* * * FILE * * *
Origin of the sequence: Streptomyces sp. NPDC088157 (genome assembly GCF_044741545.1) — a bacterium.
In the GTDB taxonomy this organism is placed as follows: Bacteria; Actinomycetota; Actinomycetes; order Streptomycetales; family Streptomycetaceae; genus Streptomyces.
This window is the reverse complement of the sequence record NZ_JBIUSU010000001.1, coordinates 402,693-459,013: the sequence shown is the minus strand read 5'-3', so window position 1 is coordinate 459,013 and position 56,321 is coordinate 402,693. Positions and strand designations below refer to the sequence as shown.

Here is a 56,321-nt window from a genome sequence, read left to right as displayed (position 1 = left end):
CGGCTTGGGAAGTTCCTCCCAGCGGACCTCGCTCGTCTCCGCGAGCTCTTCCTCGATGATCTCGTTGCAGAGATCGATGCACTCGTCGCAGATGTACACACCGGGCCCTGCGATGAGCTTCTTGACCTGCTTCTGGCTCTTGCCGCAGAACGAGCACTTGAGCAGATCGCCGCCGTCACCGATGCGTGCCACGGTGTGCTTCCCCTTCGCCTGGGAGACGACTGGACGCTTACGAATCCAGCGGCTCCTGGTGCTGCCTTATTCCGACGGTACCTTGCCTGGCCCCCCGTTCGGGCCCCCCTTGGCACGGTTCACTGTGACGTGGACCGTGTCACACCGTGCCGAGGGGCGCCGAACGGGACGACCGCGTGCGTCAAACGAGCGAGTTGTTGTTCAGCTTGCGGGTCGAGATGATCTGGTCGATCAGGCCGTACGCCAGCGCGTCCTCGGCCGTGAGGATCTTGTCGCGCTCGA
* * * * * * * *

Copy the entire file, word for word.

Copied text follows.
Origin of the sequence: Streptomyces sp. NPDC088157 (genome assembly GCF_044741545.1) — a bacterium.
In the GTDB taxonomy this organism is placed as follows: Bacteria; Actinomycetota; Actinomycetes; order Streptomycetales; family Streptomycetaceae; genus Streptomyces.
This window is the reverse complement of the sequence record NZ_JBIUSU010000001.1, coordinates 402,693-459,013: the sequence shown is the minus strand read 5'-3', so window position 1 is coordinate 459,013 and position 56,321 is coordinate 402,693. Positions and strand designations below refer to the sequence as shown.

Here is a 56,321-nt window from a genome sequence, read left to right as displayed (position 1 = left end):
CGGCTTGGGAAGTTCCTCCCAGCGGACCTCGCTCGTCTCCGCGAGCTCTTCCTCGATGATCTCGTTGCAGAGATCGATGCACTCGTCGCAGATGTACACACCGGGCCCTGCGATGAGCTTCTTGACCTGCTTCTGGCTCTTGCCGCAGAACGAGCACTTGAGCAGATCGCCGCCGTCACCGATGCGTGCCACGGTGTGCTTCCCCTTCGCCTGGGAGACGACTGGACGCTTACGAATCCAGCGGCTCCTGGTGCTGCCTTATTCCGACGGTACCTTGCCTGGCCCCCCGTTCGGGCCCCCCTTGGCACGGTTCACTGTGACGTGGACCGTGTCACACCGTGCCGAGGGGCGCCGAACGGGACGACCGCGTGCGTCAAACGAGCGAGTTGTTGTTCAGCTTGCGGGTCGAGATGATCTGGTCGATCAGGCCGTACGCCAGCGCGTCCTCGGCCGTGAGGATCTTGTCGCGCTCGA